http://cryptocellar.org/cesg/notense.pdf
Both encryption and decryption are modular exponentiations (same
modulus, different exponents):
Encryption: C ≡ Me (mod n)
Decryption: M ≡ Cd (mod n)
Renate Scheidler (University of Calgary) CPSC 418/MATH 318 Week 9 12 / 39
The RSA Cryptosystem
RSA Setup
The designer
1 Selects two distinct large primes p and q (each around 21536 ≈ 10463)
2 Computes n = pq and φ(n) = (p − 1)(q − 1).
3 Selects a random integer e ∈ Z∗φ(n) (so 1 ≤ e < φ(n) and
gcd(e, φ(n)) = 1).
4 Solves the linear congruence
de ≡ 1 (mod φ(n))
for d ∈ Z∗φ(n).
5 Keeps d , p, q secret and makes n and e public:
The public key is K1 = (e, n)
The private key is K2 = {d}
(or (d , p, q); see Problem 2 on Assignment 3).
Renate Scheidler (University of Calgary) CPSC 418/MATH 318 Week 9 13 / 39
The RSA Cryptosystem
RSA Encryption and Decryption
Encryption: Messages for the designer are integers in Z∗n
E.g. divide a bit string into blocks of bit length ≤ blog2(n)c.
Interpret each block as an integer M with 0 < M < n via its binary
representation.
To send M encrypted, compute and send
C ≡ Me (mod n) where 0 < C < n .
Decryption: To decrypt C , the designer computes
M ≡ Cd (mod n) where 0 < M < n .
Renate Scheidler (University of Calgary) CPSC 418/MATH 318 Week 9 14 / 39
The RSA Cryptosystem
RSA Toy Example
Choose p = 11 and q = 19.
n = 11 · 19 = 209 and φ(n) = (11− 1)(19− 1) = 10 · 18 = 180.
Chose e = 7 and note that gcd(7, 180) = 1. Then d = 103.
(Verify that 7 · 103 ≡ 1 (mod 180).)
Public key: (7, 209)
Private key: 103
Encryption of M = 176 is 1767 ≡ 187 (mod 209).
Decryption of C = 187 is 187103 ≡ 176 ≡ M (mod 209).
(Use binary exponentiation for encryption and decryption.)
Renate Scheidler (University of Calgary) CPSC 418/MATH 318 Week 9 15 / 39
The RSA Cryptosystem
Why this Works – Correctness of RSA
Euler’s Theorem
If a, n ∈ Z with n > 0 and gcd(a, n) = 1, then aφ(n) ≡ 1 (mod n).
We have
Cd ≡ (Me)d ≡ Med (mod n),
Since d is chosen such that ed ≡ 1 (mod φ(n)) we have
ed = 1 + kφ(n) for some k ∈ Z,
and hence
Cd ≡ Med ≡ M1+kφ(n) ≡ MMkφ(n) ≡ M(Mφ(n))k (mod n) .
Euler’s Theorem implies that Mφ(n) ≡ 1 (mod n), so we have
Cd ≡ M(Mφ(n))k ≡ M(1)k ≡ M (mod n) .
Renate Scheidler (University of Calgary) CPSC 418/MATH 318 Week 9 16 / 39
The RSA Cryptosystem
What if gcd(M , n) 6= 1?
We have assumed that gcd(M, n) = 1 in the description of RSA and for
applying Euler’s Theorem. Is this a problem?
Can prove that encryption/decryption still work.
The probability that gcd(M, n) 6= 1 is 1/p + 1/q, i.e., very small.
Note that since n = pq and M < n, gcd(M, n) ∈ {1, p, q}. In the rare
case that this gcd exceeds 1, we will find a factor of n.
Renate Scheidler (University of Calgary) CPSC 418/MATH 318 Week 9 17 / 39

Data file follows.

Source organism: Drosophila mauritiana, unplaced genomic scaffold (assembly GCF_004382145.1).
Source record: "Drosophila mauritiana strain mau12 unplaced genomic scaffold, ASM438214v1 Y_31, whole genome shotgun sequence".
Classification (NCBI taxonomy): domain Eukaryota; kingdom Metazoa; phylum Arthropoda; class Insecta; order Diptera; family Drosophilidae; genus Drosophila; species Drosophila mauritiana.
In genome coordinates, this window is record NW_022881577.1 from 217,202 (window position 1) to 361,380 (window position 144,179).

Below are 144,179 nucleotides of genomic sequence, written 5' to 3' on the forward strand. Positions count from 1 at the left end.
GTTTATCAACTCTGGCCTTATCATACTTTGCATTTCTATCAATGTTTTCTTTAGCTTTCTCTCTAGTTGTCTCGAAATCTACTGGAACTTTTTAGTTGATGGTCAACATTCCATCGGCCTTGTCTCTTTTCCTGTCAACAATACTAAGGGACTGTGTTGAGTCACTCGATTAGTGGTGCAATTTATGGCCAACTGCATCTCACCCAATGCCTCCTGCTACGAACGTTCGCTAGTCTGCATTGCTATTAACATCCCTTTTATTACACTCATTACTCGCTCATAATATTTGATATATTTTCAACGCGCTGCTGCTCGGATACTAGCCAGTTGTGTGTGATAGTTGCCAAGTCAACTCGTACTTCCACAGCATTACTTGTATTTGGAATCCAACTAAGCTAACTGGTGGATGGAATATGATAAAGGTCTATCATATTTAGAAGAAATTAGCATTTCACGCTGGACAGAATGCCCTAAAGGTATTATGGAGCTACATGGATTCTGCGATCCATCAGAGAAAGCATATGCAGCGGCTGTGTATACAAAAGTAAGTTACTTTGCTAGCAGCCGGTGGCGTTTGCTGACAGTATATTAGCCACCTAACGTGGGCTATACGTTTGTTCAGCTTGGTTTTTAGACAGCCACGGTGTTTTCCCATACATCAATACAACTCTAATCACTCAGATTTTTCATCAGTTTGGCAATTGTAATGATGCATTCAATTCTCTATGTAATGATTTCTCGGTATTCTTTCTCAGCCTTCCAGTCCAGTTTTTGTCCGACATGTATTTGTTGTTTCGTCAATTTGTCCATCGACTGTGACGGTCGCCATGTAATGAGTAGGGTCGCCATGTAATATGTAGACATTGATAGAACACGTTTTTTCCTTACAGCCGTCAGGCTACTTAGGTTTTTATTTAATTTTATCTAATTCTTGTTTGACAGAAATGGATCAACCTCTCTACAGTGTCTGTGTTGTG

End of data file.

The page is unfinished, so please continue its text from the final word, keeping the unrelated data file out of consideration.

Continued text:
More Number Theory – Modular Inverses
Modular Inverses
In RSA, given φ(n) = (p− 1)(q − 1) and e ∈ Z∗φ(n), the designer must find
d ∈ Z∗Φ(n) such that
ed ≡ 1 (mod φ(n)) .
This is a particular instance of the modular inverse problem: given m ∈ N
and a ∈ Z∗m, solve (efficiently) the congruence
ax ≡ 1 (mod m)
for x .
Note that this congruence is equivalent to the assertion that m divides
ax − 1, i.e. there exists y ∈ Z such that ax − 1 = ym. Equivalently:
Bezout’s Identity: ax −my = 1 = gcd(a,m).
Renate Scheidler (University of Calgary) CPSC 418/MATH 318 Week 9 18 / 39
More Number Theory – Modular Inverses
Linear Diophantine Equations
Given a, b ∈ Z, not both 0, solve the linear Diophantine equation
ax + by = gcd(a, b) .
Note: we may restrict to the case when a, b > 0:
We have gcd(a, b) = gcd(−a, b) = gcd(a,−b) = gcd(−a,−b).
If a < 0, use −a and solve for (−x , y); similarly for b < 0.
If a = 0 (and b > 0), the equation becomes
by = gcd(b, 0) = b
with solution y = 1 and x can be any integer; similarly for b = 0.
Renate Scheidler (University of Calgary) CPSC 418/MATH 318 Week 9 19 / 39
More Number Theory – Modular Inverses
Euclidean Algorithm
Diophantine equations and the Euclidean algorithm are named after
Diophantus and Euclid, respectively. Both were Greek mathematicians
who lived in Alexandria around 300 BCE.
The Euclidean algorithm finds greatest common divisors via repeated
division with remainder. Given a, b ∈ Z, b > 0, and gcd(a, b) = 1 :
a = q0b + r0 q0 = ba/bc, 0 < r0 < b
b = q1r0 + r1 q1 = bb/r0c, 0 < r1 < r0
r0 = q2r1 + r2 q2 = br0/r1c, 0 < r2 < r1
...
rn−3 = qn−1rn−2 + rn−1 rn−1 = gcd(a, b)
rn−2 = qnrn−1 + rn rn = 0
Renate Scheidler (University of Calgary) CPSC 418/MATH 318 Week 9 20 / 39
More Number Theory – Modular Inverses
Termination
Notice that the sequence of remainders (the ri ) is non-negative and strictly
decreasing
Thus, the sequence is finite (algorithm terminates).
Theorem 1 (Lame´, 1844)
n < 5 log10 min(a, b).
More exactly, Lame´’s Theorem states
n ≤ logτ (min(a, b) + 1)
where τ = (1 +

5)/2 is the golden ratio.
Renate Scheidler (University of Calgary) CPSC 418/MATH 318 Week 9 21 / 39
More Number Theory – Modular Inverses
Extended Euclidean Algorithm Via Back Substitution
gcd(a, b) = rn−1 = rn−3 − qn−1rn−2 (1)
rn−2 = rn−4 − qn−2rn−3 (2)
rn−3 = rn−5 − qn−3rn−4 (3)
...
...
So gcd(a, b)
(1)
= rn−3 + (−qn−1)rn−2
(2)
= rn−3 + (−qn−1)(rn−4 − qn−2rn−3)
= (−qn−1)rn−4 + (1 + qn−1qn−2)rn−3
(3)
= (−qn−1)rn−4 + (1 + qn−1qn−2)(rn−5 − qn−3rn−4)
= (· · · )rn−5 + (· · · )rn−4
= · · ·
= (· · · )a + (· · · )b